I picked him up Sunday morning. He looked a mess but he was the sweetest baby. He got his “I’m alive” burger on the way home and all that afternoon, he played in the yard. Two days later, Jack stopped eating, got a runny nose and couldn’t settle down; couldn’t get comfortable. I stayed the night with him and the next day he went back to New Jersey (to the vets) where he stayed for two weeks.
I stayed the night with him and the next day he went back to NJ where he stayed for two weeks. He tested positive for canine influenza. His tiny lungs were filled with fluid; severe pneumonia had set in in record time. Canine Influenza is not typically a fatal disease but just like in people, the young and immune compromised had a greater chance of succumbing. Jack was already battling mange and the fluid in his lungs did not seem to be responding to the meds. I visited him a few times (including during the freak snowstorm – took me me 3.5 hrs to make it home instead of the 1.5 it usually took) and he was always in high spirits, wanting to play. I would bring him treats and toys and spend some time with him.
Sure enough, his lungs finally started to clear up. Unfortunately though while at the clinic Jack contracted ringworm. After he was well enough to come home I still had to quarantine him from my dogs for eight weeks. This was a bit of a nightmare. Jack hated being crated while the other dogs were out. He wouldn’t even eat in there if he was alone. I worked with him on being crated alone but it was very difficult. My dogs needed attention too.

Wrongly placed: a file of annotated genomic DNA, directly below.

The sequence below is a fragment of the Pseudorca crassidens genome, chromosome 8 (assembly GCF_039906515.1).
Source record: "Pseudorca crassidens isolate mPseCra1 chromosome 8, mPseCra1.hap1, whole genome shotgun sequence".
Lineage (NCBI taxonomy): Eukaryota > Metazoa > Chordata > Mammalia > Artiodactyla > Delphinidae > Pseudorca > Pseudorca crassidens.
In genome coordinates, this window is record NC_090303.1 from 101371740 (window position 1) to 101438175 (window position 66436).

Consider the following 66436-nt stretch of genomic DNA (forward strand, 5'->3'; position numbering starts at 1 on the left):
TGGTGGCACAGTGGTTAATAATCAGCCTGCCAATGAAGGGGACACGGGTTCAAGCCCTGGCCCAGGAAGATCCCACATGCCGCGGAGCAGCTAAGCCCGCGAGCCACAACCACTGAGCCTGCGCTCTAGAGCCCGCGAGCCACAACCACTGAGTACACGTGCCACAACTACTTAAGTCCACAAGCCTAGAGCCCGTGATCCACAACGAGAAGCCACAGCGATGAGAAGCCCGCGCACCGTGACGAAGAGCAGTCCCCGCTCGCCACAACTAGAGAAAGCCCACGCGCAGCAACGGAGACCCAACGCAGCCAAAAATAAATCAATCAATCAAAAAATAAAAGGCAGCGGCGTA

It was a very very rough time.
Jack had no idea how to play with other dogs. Either he couldn’t read the signs or didn’t care to. I gave him short play sessions with Monkey, the more submissive of my two dogs and, frequently, Jack ended up in time out. Stella, my alpha dog, wasn’t about to cut Jack any slack and Jack was just as rude to her as she was to him. I wasn’t sure I could handle these two. Over the next 4-6 months, I stumbled through integration, doing the best I could and making things up as I went. Jack was a complete jerk.
Jack wasn’t a bad dog. He was a young, under-socialized, therefore ill-mannered, pup trying to figure out his place in the pack structure of two other dogs and their human. With one of the dogs already in a leadership role, Jack’s attempts to jostle his way into the established hierarchy were going to create some awkward and occasionally scary moments. This is where the guts of a rescue program digs in and goes to work – in the foster homes where there are at least two resident dogs plus people. Integrating a third dog becomes a complex shaping of the behaviors of three dogs. It takes a willingness to constantly interpret each dog’s idiosyncrasies within their group dynamic. You are continually watching, interpreting, interrupting, re-evaluating and assessing. Ultimately, you want to reach a state of detente where all three dogs can play … with each other.